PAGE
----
Muldrough's Hill, or the Soldier's Complaint

Song by John E. Richardson, Company F, 9th Michigan Volunteer Infantry

Tune - "Hard Times"

Come listen kind friends a while to my song, And I will unfold a tale of my wrongs, Of labors severe and likewise the swill, Endured by the soldiers on old Muldrough Hill.

Chorus –

It's hard times on Muldrough Hill,

It's hard times I say.

We rise in the morning at five of the clock

And make our hard bed of the butts of cornstalks,

The down in the valley we all trudge again,

To wash off the filth that in camp we have gained.

Then when we have washed, we climb up the hill,

And every man carries his legs at his will,

But once at the summit our strength is all gone,

And go fast or go slow we are fain to sit down.

We rest half an hour then our labor begins,

And the first we commence at is working our chins,

or in terms more explicit that you'll understand,

We partake of a breakfast the cream of the land.

And now give redoubled attention a while,

And I'll dish up the breakfast in excellent style,

to strengthen your courage and stomach also,

For the sumptuous repast you're about to review.

The first on the hill to age and in strength,

is a side of fat bacon full three feet in length,

with a crust on the surface to keep in the oil,

A plump inch in thickness of Kentucky soil.

Then as to its age we are all in the dark,

but suppose it was smoked in the flues of the ark,

And I think `tis the case tho I don't recollect,

each man as he eats doffs his cap in respect.

The next thing in order are crackers so hard.

Cut out with a chisel in shape like a card,

Punched full of small holes to make it more brittle,

To crumb in the coffee that's stewed in the kettle.

The kettle so rusty and dirty to match,

Not fit to make slop for the very old scratch,

but that which a digger or dog wouldn't eat,

Is thought by the soldier a deuce of a treat.

But kind friends have patience, don't think I have done,

Tho I've dealt out the rations I've only begun,

for when we've ate breakfast, we trudge off to work,

To stand upon guard or to dig in the dirt.

On guard we must go every third day or less,

where all sorts of men are mixed up in a mess,

and when off our posts we endeavor to sleep,

and get ourselves curled all up in a heap.

Just as we get into a comfortable snooze,

Along comes the Sergeant and raises the deuce,

And every poor fellow from yonder to here,

He pulls them and shakes them and yells in their ear.

Ho! Man, says the Sergeant, "what is your relief,

First, second, or third? Ah! man are you deaf?

And when the man grumbles about his hard fare,

The officer tells him tho hard it is fair.

Full twenty-four hours we're expelled from the camp,

To sit round the fire or lie down in the damp,

And when we're released from our labor severe,

We don't feel like stirring again in a year.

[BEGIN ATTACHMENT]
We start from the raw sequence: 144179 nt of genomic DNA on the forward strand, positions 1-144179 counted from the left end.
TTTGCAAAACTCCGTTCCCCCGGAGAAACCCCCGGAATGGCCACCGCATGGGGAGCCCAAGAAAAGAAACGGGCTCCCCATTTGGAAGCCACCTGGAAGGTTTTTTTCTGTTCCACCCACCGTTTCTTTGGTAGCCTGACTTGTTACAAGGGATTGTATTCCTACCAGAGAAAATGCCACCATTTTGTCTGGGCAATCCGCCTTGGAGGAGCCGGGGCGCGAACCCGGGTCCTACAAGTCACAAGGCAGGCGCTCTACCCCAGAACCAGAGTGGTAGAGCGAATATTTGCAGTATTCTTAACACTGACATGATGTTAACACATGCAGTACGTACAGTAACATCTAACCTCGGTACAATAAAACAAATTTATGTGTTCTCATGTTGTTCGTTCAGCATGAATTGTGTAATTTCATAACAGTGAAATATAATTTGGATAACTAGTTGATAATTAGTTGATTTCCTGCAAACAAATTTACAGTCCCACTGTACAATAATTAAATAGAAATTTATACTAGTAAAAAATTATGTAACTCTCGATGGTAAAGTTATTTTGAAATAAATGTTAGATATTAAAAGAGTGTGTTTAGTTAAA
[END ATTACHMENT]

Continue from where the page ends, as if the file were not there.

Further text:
Yet when we get home in our tents at length,

and lay ourselves down to recruit our lost strength,

As we shut up our eyes and get ready to snore,

Along comes the Corporal, and peeps in the door.

"Say, boys, I want four men to go for some water,

Come! Get up and go with me-hurrah, don't totter,"

And then from our couches still rubbing our eyes,

we have fall out and fall in at our size.

And when we get back and begin to feel good,

again comes the Corporal, with "Hurrah for wood,"

And we find the relief which has been our desire,

Is like jumping from frying pan into the fire.

Altho' we're worn out by hard work and no sleep,

we’re obliged when on guard awake to keep,

for it the Grand Rounds comes round to our post,

And catches us napping our honor is lost.

For when he has gone his way on the rounds,

As soon as he gets to the guards camping grounds,

He sends out a Sergeant and two ugly mugs,

And claps the poor Sentinel straight into jug.

There are two or three times I would not forget,

and ere closing my story I'll mention them yet,

A likeness from life I'll endeavor to draw,

Of evils arising from under the law.

The first is the Sutler, who keeps in his shop,

A choice lot of dainties to mix with our slop,

Cakes, candies, and pies, nuts, sugar, and teas,

Eggs, butter, and spices, with crackers and cheese.

In short on his shelves as you run you may read,

He keeps for the boys everything they don't need,

but for aught that is needful tho humbly you pray,

He replies "we don't keep it because it don't pay."

Then to crown the whole matter our officers scold,

because we take tickets instead of the gold,

The gold Uncle Sam keeps locked in his chest,

and we can't get a quarter by trying our best.

And then there's another sublime institution,

For testing the strength of a man's constitution,

I allude to the hospital over the way,

Where sickness and death are supreme in their sway.

If I were a savant instead of a soldier,

I'd sift the whole matter before a day older,

For there's one thing I've learned among nature's laws,

`Tis "that every effect has a definite cause."

And were I permitted an inference to draw,

According to nature's immutable law,

I'd have full in view of the hospital walls,

That the slops and the Sutler have peopled its halls.

Were it not my kind friends that your patience would tire,

I'd open its walls for you all to admire,

But fearing already I've kept you to long,

I'll not try you further by lengthening my song.

I'll say naught of the nursing or medical skill,

Which the boys must receive with or without will,

how long since the mansion's been graced by a broom,

Nor of twenty poor fellows crammed into a room.

And now my dear friends let me say in conclusion,

That soldiering is a most fatal illusion,

And if you'd be happy, respected, and rich,

Just take my advice and keep out of the ditch.